Presenting Your Investment Property For Sale

First impressions count! PLUS, any smart money that you outlay here is more than likely to be recovered several times over and produce a quicker, cleaner sale (i.e. potentially less conditions to the sale). Just don’t over-capitalise.

You might not need to spend thousands on a full blown...

...renovation when a simple clean and spruce up might produce the same net result and a lot quicker sale. Even the professional traders who regularly do property flips can get carried away at times.

Remember who you are selling to, Investors not Home-buyers. And there is a huge pool of Investors who want to buy a property they can add value to - a Project.

So, when outlaying capital to spruce an Investment property up for a sale, a good question is, "If I spend money on this job, will it attract a buyer?" The more buyers you attract the better the price and the quicker the sale.

Here are some pragmatic property tips. Stand back, not as the owner, but with the 'fresh eyes' of a potential purchaser. Unshackle yourself from the burden and thoughts of the owner. Take a pen and pad, or recorder with you and make up a list of things you spot and corresponding 'Things to Do'. Now, with a fresh, clear mind, start out on the street and approach the property as if you had never seen it before (even do a drive by to start with). Then walk up to it and enter this property as a Purchaser is going to. 

My recommendation is to look out for some or all of the following:

  • Paint the front fence (particularly paint out any signs of graffiti), or repair the brick or block work.
  • Consider tidying up or replacing the letterbox and numbers
  • Trim the hedge
  • Prune the front shrubs or trees right back from the house and let the light in
  • Plant a simple garden at the front (impatience and perennials) – maybe even planter boxes
  • Get rid of any loose rubbish and that mound of 'what-ever' out the back
  • Do the lawns and edging and have them done regularly (even weekly)
  • Repair any cracked or broken windows and sort out obvious putty problems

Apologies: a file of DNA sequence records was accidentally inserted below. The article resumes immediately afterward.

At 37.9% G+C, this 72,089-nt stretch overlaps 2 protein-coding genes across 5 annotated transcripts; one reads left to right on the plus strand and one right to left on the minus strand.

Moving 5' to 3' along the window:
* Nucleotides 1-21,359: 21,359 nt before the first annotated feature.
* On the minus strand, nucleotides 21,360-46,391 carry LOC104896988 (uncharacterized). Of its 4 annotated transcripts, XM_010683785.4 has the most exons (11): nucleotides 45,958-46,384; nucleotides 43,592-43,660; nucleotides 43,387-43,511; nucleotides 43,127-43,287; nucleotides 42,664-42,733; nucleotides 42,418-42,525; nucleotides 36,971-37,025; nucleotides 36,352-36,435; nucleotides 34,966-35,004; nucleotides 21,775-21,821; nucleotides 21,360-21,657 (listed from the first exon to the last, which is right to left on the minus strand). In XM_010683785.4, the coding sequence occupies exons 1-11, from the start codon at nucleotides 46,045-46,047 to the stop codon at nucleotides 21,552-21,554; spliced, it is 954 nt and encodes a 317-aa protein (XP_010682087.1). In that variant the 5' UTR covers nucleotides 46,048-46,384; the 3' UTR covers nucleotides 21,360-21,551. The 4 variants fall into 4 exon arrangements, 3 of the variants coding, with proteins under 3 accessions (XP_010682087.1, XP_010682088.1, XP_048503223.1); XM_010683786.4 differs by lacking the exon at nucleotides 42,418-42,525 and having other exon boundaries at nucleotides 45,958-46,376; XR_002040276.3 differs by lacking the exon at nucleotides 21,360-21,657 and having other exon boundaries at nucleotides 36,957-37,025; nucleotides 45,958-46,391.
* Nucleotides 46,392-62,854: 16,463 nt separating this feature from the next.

• Have a look at the paths and drives – a water-blaster can do wonders in no time at all (try to remove/reduce any oil stains)
  • Consider a house-wash, as it is money well spent and could avoid the need for painting
  • Tidy up the front porch and entrance-way – this is where a paintbrush would be best used
  • Clear the gutters – grass growing from gutters spells 'neglect', but is easily solved
  • Incidentally, inside if any ceilings or walls are stained or grubby (including nicotine damage), rather than repainting you might only need to get in a Ceiling Clean contractor in. These people can often do wonders and it could avoid the need to repaint. The alternative is to do a 20% mix of bleach with water in a garden spray and put a fine mist over affected walls and ceiling areas. Leave for 15 minutes and wipe clean with a squeegee mop. Just cover carpets, curtains and furniture to avoid bleach marks
  • Shampoo the carpets – use the professionals for this, as they do a far better job than you will with a hired shampoo
  • Throw up some new nets and curtains, particularly in the living rooms and master bedroom
  • De-clutter every room; in particular small rooms – and that includes the garage and out-buildings
  • If empty, seriously consider hiring some staging furniture to present the property in its best light.
  • The final three points are vital:  
    • Clean
    • Clean
    • Clean


None of the above jobs either costs much, or are difficult to organise. But, it can make a significant difference to the buyer's perception and the final monetary result. Even seasoned Property Investors can be influenced (even subliminally) by a clean, well-presented property.


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By the way, if you or your friends, neighbours or family are ever thinking of selling your residential investment property, just click on Contact Me or call me on 021 980-770.

I’m always happy to help.





Whilst every care is taken in the preparation of our content, all material is written as opinion pieces and general guidelines only. As such, no responsibility is accepted for the information contained herein. Appropriate legal and/or professional advice must be obtained by any reader or recipient at all times. Please Click Here for our full disclaimer.



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